How to Write a Fast-Paced Story – part 2

Opening pages are like that road trip.

But there’s one huge difference.

While you were committed to arriving in Dunedin on time, your learners are likely to be less goal-driven.

Unclear directions make them turn around and click away.  And that’s when you might lose them forever.

What can you do to create a smooth journey for your learners?  How can you get them to continue your Modlette and find their happy place?

Let’s look now at the story itself again.

First there’s specificity.  You’re asked to imagine going on a road trip from Christchurch to Dunedin to attend a concert.  There are many specific details like the length of the trip; where you’re going, and what exactly you do to prepare.  These details make the story feel realistic like a real road trip.

Next the story has action.  We’ve narrated what happened.  You packed your bags, checked your tyre pressures and checked tools you might need to fix a break-down.  You also faced hold-ups like road works, discourteous motorists and a flat tyre.  As you’re reading, you may wonder whether you’ll get to the concert in time.

Lastly, there’s a purpose to telling the story.  It compares the exhausting road trip with the experience of learners reading the introduction to a Modlette.  The article goes on to explain how to make such a trip smoother.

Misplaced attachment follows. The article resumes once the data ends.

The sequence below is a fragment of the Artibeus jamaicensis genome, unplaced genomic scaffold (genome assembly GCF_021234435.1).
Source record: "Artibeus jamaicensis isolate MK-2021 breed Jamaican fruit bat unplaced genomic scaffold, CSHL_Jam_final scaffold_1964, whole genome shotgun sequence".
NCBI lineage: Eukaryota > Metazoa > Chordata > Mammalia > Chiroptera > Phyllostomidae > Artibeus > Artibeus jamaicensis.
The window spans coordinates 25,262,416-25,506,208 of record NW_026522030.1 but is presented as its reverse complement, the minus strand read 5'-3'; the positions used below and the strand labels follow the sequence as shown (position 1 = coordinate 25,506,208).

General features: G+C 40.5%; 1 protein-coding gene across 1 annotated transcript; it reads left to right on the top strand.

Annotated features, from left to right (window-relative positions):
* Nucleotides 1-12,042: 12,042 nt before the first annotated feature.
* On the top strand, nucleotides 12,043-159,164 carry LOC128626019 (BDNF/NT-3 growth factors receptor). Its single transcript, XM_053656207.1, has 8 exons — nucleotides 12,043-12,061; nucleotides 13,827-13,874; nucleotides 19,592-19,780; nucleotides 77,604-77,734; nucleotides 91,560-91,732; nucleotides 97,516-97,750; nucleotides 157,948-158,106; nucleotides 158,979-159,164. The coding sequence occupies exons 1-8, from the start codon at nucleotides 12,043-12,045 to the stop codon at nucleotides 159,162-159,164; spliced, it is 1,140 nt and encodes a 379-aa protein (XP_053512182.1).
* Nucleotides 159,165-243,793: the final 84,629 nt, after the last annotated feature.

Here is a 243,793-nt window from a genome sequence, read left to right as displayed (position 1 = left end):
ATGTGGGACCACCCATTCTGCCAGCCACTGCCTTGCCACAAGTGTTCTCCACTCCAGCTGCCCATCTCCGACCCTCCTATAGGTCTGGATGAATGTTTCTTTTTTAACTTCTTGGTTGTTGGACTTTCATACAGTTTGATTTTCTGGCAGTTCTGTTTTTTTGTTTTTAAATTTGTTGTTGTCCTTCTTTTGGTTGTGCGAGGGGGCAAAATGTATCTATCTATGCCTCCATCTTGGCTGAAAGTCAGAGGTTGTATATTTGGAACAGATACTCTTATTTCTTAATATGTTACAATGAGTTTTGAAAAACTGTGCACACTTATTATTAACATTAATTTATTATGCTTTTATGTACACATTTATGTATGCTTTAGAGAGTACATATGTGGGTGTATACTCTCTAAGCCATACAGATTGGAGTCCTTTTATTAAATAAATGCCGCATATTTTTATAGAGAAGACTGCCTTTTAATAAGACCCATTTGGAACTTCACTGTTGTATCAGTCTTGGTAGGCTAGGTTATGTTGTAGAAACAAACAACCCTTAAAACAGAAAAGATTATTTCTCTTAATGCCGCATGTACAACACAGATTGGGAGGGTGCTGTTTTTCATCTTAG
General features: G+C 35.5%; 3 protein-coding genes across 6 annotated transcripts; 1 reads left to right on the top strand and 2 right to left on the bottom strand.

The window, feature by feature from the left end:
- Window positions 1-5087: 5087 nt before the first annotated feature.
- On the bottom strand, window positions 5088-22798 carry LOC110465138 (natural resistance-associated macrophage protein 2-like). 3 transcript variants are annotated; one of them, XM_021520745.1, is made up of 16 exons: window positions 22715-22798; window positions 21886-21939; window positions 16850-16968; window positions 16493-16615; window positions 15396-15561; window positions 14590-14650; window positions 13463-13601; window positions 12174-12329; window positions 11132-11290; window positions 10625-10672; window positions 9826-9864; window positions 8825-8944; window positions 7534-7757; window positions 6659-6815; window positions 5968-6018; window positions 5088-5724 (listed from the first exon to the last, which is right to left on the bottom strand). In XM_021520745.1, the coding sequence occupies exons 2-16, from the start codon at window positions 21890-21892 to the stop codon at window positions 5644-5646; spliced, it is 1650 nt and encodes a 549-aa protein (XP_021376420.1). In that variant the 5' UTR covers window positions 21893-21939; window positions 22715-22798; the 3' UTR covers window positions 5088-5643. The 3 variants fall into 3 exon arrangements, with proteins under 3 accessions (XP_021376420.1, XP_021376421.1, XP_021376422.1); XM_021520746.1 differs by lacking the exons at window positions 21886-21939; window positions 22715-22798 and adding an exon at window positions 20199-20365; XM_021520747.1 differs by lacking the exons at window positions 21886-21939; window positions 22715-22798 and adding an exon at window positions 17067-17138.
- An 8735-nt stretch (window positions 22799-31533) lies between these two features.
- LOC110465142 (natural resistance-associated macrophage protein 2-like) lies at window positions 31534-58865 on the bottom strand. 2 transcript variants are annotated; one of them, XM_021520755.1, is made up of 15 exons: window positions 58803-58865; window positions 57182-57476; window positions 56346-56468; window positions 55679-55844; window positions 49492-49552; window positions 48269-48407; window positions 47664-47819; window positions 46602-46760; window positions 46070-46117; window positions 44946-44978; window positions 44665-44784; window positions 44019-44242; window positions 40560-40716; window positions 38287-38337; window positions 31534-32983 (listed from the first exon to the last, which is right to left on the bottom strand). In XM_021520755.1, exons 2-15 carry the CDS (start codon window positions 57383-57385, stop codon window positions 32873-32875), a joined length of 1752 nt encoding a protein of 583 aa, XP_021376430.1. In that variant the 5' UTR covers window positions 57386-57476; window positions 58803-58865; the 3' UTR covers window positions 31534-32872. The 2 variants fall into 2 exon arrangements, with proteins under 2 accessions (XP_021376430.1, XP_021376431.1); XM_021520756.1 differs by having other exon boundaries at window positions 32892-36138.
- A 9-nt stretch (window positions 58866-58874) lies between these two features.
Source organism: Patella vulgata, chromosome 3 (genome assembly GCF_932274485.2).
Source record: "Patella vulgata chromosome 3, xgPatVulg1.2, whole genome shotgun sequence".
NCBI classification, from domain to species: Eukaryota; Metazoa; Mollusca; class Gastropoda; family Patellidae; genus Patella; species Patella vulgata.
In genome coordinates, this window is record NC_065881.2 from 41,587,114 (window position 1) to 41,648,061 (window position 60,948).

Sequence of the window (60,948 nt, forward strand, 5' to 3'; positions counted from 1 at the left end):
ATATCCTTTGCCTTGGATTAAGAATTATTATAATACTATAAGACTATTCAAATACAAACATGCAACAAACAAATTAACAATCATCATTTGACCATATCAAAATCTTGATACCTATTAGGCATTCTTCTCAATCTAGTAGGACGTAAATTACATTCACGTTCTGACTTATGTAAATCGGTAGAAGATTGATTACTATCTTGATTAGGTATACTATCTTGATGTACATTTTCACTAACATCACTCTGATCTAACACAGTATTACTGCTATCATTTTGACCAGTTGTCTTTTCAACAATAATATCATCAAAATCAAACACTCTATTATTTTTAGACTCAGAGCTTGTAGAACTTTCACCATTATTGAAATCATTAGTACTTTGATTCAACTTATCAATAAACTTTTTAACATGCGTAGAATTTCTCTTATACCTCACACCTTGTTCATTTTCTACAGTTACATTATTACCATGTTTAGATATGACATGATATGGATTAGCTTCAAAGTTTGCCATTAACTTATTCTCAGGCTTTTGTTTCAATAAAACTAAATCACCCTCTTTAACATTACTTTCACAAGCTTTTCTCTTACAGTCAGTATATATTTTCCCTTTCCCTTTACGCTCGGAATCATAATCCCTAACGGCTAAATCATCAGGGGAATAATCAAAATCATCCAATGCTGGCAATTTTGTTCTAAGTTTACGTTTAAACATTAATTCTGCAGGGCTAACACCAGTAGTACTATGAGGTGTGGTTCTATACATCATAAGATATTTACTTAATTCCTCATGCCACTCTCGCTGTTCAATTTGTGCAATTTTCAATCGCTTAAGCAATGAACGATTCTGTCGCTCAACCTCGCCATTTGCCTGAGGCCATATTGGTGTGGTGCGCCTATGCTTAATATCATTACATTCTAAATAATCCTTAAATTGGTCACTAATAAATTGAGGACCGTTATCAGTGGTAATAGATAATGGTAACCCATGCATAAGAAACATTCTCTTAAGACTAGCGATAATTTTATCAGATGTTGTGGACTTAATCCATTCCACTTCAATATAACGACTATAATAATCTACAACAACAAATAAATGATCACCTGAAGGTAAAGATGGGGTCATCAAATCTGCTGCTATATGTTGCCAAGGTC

Metaphors like this are powerful in storytelling.  They inherently bring an element of surprise, and they can also help make abstract topics (such as the introduction to a training programme) concrete by comparing them to concrete topics (such as a challenging road trip).

How to increase the pace

To write a fast-paced story, keep descriptions short and slow down the action to create a sense of drama; you add more actions.

Remember, action is broadly defined.  Thoughts pop up, silences drop, people shout messages … those are all actions too.

Challenge yourself to turn mundane statements into actions.  This is one of the most important skills of storytelling

Have fun!

Next week I’ll talk about insight stories … how to make your message stick.